Opinion: Not the Pennsylvania Message You’d Expect, but One Heard Around the World

The election for a congressional seat in Pennsylvania is over, yet not over, as absentee ballots were still being tallied on Wednesday and the wrangling haThe election for a congressional seat in Pennsylvania was over, yet not over, on Wednesday, with all eyes on the few hundred votes that gave Democrat Conor Lamb an initial edge over Republican Rick Saccone.

And the reckoning has only begun. Amid the hand-wringing from nervous Republicans fearing a midterm blue wave and cautious optimism from Democrats who realize November is a long way off were signs that the tensions of this campaign resonate far beyond a spot in the southwestern corner of the Commonwealth of Pennsylvania.

Opinion: Lawmakers Not Fit to Wear Mister Rogers’ Cardigan

Do you remember “Mister Rogers’ Neighborhood”? I certainly do. It was my go-to and much appreciated moment of calm when my son was small. And I was as much of a fan as he was.

The PBS show celebrated the 50th anniversary of its national broadcast debut with a special, “It’s You I Like,” which aired this week. During its time, the show, less kinetic than “Sesame Street,” which had its own unique charm, wit and silliness, was sometimes mocked for its simplicity and for the decidedly “un-cool” characteristics of the man at the center.

But watching the special and feeling that calm once again reminded me how much his virtues never grow old, and how very much Fred Rogers, who died in 2003, is the role model we need right now in our lives and politics. You have only to look at the headlines — from chaos to wild tweets to payoffs to adult film stars to notice how far we have wandered from the rules according to Fred.

Opinion: The President’s ‘Black Panther’ Suit — Lessons From ‘Wakanda’ to the U.S.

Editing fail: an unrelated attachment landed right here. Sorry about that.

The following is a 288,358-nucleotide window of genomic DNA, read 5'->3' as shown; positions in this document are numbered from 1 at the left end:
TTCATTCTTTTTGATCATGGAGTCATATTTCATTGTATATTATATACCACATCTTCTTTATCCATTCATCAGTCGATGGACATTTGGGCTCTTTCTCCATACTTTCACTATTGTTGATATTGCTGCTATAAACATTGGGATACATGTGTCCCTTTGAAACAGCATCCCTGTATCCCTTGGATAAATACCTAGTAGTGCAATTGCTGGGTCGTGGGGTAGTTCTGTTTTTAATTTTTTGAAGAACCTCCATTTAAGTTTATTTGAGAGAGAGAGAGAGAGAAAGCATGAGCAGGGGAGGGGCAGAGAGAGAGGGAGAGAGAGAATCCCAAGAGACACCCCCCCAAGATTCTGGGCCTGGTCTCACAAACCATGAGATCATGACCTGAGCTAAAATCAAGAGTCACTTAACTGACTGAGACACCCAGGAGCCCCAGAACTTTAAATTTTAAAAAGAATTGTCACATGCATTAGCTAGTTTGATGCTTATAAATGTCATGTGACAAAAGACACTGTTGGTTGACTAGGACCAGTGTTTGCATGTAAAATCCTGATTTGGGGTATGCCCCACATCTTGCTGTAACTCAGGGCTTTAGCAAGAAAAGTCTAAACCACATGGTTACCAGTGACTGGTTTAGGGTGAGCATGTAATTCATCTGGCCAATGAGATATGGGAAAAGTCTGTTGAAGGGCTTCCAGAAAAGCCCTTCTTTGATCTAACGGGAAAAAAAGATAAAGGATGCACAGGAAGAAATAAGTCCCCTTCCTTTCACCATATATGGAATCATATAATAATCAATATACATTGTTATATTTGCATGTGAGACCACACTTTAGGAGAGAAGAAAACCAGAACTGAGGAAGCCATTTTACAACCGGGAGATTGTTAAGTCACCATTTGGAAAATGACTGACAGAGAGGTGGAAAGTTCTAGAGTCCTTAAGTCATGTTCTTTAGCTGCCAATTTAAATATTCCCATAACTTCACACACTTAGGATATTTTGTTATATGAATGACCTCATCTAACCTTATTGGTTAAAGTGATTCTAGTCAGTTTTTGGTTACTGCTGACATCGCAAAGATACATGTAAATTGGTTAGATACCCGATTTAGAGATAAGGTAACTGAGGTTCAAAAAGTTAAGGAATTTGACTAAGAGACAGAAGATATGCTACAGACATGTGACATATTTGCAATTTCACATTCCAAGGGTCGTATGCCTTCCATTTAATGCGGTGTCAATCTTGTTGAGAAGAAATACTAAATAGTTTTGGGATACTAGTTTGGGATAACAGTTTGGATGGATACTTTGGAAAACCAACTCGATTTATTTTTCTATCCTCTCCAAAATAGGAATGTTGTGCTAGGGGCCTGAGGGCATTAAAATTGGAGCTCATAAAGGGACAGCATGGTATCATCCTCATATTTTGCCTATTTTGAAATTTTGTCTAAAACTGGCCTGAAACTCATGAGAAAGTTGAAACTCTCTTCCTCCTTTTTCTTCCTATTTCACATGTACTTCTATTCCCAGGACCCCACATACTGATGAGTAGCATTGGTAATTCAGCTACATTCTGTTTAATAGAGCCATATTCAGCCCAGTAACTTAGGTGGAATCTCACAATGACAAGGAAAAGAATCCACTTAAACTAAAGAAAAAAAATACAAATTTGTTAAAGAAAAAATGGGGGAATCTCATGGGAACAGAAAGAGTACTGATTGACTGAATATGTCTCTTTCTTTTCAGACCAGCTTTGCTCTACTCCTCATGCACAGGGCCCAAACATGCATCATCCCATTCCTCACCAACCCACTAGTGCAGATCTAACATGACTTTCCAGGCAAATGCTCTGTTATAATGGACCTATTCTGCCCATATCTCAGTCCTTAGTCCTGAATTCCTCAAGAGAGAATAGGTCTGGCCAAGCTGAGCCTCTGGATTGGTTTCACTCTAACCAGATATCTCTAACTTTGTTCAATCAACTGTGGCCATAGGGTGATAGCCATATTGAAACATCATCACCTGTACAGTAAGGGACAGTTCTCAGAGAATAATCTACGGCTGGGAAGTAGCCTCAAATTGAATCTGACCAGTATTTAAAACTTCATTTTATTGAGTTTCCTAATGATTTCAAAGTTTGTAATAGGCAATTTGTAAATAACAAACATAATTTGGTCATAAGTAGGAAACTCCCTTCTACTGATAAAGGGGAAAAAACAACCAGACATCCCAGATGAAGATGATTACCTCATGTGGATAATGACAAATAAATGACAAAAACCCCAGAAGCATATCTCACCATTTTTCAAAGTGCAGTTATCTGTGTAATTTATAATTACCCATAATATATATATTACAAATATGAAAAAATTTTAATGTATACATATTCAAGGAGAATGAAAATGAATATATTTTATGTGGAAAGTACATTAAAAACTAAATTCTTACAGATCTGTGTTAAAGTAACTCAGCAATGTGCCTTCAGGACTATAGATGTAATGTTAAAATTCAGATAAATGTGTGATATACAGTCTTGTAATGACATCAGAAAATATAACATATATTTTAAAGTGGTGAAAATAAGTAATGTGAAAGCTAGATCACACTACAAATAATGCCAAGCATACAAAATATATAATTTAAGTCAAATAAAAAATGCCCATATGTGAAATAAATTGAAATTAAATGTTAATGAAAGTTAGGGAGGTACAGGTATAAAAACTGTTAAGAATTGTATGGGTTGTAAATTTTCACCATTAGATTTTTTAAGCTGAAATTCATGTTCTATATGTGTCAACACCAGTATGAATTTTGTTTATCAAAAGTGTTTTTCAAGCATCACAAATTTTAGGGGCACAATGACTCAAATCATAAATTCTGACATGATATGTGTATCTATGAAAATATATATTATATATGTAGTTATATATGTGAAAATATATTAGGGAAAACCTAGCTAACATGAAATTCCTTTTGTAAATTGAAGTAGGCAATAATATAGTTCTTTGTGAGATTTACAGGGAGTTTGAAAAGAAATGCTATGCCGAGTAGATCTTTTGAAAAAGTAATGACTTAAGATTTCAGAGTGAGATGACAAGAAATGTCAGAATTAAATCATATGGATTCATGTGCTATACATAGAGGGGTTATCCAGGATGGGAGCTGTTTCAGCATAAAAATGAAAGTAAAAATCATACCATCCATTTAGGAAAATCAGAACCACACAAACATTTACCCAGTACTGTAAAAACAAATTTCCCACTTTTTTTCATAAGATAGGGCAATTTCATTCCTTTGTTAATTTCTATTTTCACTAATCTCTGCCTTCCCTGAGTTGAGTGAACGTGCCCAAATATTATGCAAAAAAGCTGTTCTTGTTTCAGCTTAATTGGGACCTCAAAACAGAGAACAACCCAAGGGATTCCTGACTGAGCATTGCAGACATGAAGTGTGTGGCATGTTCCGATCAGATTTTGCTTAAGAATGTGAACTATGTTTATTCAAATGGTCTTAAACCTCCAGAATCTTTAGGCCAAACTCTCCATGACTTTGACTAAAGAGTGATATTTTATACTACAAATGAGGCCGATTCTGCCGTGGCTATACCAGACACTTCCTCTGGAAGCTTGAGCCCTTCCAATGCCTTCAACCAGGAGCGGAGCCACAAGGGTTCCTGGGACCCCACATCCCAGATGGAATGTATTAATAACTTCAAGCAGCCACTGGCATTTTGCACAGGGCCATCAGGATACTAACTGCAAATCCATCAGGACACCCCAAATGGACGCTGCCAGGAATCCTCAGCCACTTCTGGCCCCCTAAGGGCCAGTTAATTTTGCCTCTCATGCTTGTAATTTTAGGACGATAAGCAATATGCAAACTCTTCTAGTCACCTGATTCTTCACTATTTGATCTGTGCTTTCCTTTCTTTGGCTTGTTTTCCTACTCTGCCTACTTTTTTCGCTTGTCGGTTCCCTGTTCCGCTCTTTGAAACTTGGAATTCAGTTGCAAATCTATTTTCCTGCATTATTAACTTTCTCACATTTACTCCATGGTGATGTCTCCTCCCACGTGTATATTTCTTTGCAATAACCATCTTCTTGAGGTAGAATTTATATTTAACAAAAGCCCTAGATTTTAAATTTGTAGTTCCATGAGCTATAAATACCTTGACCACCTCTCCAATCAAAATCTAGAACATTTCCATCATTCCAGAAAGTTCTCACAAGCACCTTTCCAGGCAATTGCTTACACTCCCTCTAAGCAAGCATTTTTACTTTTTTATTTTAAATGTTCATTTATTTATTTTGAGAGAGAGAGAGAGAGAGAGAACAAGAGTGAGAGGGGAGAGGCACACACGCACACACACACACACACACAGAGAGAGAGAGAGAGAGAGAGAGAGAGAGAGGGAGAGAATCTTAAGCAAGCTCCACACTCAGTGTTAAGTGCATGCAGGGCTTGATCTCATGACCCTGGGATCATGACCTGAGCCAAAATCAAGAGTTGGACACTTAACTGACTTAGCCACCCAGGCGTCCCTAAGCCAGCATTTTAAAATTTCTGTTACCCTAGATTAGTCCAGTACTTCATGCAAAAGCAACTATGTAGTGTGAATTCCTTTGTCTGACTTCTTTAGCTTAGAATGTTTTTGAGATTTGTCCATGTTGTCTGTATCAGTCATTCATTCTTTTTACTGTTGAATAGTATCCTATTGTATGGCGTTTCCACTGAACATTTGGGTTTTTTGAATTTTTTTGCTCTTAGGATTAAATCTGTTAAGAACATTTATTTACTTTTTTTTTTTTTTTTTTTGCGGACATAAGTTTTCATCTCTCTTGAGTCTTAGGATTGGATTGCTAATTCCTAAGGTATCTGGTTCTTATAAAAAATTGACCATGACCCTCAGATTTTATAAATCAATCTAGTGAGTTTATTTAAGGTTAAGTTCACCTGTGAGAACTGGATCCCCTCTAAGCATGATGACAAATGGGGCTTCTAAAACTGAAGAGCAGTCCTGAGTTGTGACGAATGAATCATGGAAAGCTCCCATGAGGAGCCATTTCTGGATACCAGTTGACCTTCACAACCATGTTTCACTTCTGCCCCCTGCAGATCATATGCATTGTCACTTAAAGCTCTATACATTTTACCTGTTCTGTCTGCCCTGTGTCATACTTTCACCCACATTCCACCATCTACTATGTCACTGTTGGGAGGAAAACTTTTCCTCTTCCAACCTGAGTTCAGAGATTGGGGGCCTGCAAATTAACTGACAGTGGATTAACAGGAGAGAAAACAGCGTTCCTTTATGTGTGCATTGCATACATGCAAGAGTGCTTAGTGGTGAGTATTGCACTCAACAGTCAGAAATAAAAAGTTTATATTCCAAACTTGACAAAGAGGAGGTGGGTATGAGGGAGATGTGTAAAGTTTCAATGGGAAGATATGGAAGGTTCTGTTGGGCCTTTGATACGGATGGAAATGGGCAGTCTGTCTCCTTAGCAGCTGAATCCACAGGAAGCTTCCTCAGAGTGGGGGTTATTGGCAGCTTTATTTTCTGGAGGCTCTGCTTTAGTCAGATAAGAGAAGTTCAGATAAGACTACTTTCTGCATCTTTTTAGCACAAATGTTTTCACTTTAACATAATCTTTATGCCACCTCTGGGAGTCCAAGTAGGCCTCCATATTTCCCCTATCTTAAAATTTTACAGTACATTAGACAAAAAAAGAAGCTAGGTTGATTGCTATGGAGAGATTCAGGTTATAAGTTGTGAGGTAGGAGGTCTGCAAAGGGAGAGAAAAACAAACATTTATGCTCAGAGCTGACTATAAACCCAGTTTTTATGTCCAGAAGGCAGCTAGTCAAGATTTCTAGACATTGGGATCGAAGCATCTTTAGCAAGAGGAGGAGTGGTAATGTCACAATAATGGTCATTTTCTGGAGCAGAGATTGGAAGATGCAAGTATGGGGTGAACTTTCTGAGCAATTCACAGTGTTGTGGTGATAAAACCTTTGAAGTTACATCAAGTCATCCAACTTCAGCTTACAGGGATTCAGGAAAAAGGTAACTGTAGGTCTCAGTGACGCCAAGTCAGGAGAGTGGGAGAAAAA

Was Donald Trump among the movie fans pushing the latest entry in the Marvel universe to box office records this past weekend? Where else would the president have gotten the idea to play superhero, rushing to meet an active shooter — as he said he would have at a Florida high school — with only his bravery and, one imagines, a fantasy “Black Panther” suit to shield him?

On second thought, given his low opinion of the African continent, it’s hard to imagine him getting inspiration from any country there, even the fictional Wakanda.

In the real world, though, Trump and his congressional supporters might want to pay attention to recent developments in South Africa, where an unpopular leader was forced to resign by fellow party members when allegations of corruption and incompetent governance made him a liability for said party’s future

Opinion: After Billy Graham, the Deluge

CHARLOTTE, N.C. — It’s difficult to ever imagine another faith leader being dubbed “America’s Pastor.” That’s because of the person Billy Graham was and the current political, social and cultural divisions in our country. And there is also the question of whether pluralistic America wants, needs or should have a pastor — now, then or ever.

Graham was never the universally revered and uncontroversial figure that many of those who now praise him remember. But in reviewing the legacy of a man who lived through much of a century that defined American change and who died at the age of 99 on Wednesday in his home in the North Carolina mountains, it is important to give him his singular, flawed due.